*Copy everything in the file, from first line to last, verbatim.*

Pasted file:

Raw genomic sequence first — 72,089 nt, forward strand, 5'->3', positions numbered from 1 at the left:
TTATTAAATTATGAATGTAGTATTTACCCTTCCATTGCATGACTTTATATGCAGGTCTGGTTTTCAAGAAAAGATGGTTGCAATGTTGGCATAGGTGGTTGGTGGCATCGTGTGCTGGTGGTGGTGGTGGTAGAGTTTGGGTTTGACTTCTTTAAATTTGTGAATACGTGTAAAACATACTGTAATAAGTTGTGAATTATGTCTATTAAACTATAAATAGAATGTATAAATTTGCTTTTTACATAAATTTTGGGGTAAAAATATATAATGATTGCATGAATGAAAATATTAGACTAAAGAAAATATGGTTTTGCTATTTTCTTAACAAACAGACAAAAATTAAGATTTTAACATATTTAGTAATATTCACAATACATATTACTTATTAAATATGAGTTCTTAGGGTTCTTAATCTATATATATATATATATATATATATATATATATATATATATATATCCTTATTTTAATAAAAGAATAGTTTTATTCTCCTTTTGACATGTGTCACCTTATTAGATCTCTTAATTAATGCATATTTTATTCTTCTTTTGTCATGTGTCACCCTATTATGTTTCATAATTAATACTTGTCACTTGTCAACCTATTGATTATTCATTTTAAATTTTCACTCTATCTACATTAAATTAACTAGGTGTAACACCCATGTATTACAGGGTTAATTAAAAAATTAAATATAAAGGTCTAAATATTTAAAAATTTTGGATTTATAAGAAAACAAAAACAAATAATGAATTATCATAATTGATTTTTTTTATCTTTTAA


Raw genomic sequence first — 72,089 nt, forward strand, 5'->3', positions numbered from 1 at the left:
TTATTAAATTATGAATGTAGTATTTACCCTTCCATTGCATGACTTTATATGCAGGTCTGGTTTTCAAGAAAAGATGGTTGCAATGTTGGCATAGGTGGTTGGTGGCATCGTGTGCTGGTGGTGGTGGTGGTAGAGTTTGGGTTTGACTTCTTTAAATTTGTGAATACGTGTAAAACATACTGTAATAAGTTGTGAATTATGTCTATTAAACTATAAATAGAATGTATAAATTTGCTTTTTACATAAATTTTGGGGTAAAAATATATAATGATTGCATGAATGAAAATATTAGACTAAAGAAAATATGGTTTTGCTATTTTCTTAACAAACAGACAAAAATTAAGATTTTAACATATTTAGTAATATTCACAATACATATTACTTATTAAATATGAGTTCTTAGGGTTCTTAATCTATATATATATATATATATATATATATATATATATATATATATATCCTTATTTTAATAAAAGAATAGTTTTATTCTCCTTTTGACATGTGTCACCTTATTAGATCTCTTAATTAATGCATATTTTATTCTTCTTTTGTCATGTGTCACCCTATTATGTTTCATAATTAATACTTGTCACTTGTCAACCTATTGATTATTCATTTTAAATTTTCACTCTATCTACATTAAATTAACTAGGTGTAACACCCATGTATTACAGGGTTAATTAAAAAATTAAATATAAAGGTCTAAATATTTAAAAATTTTGGATTTATAAGAAAACAAAAACAAATAATGAATTATCATAATTGATTTTTTTTATCTTTTAA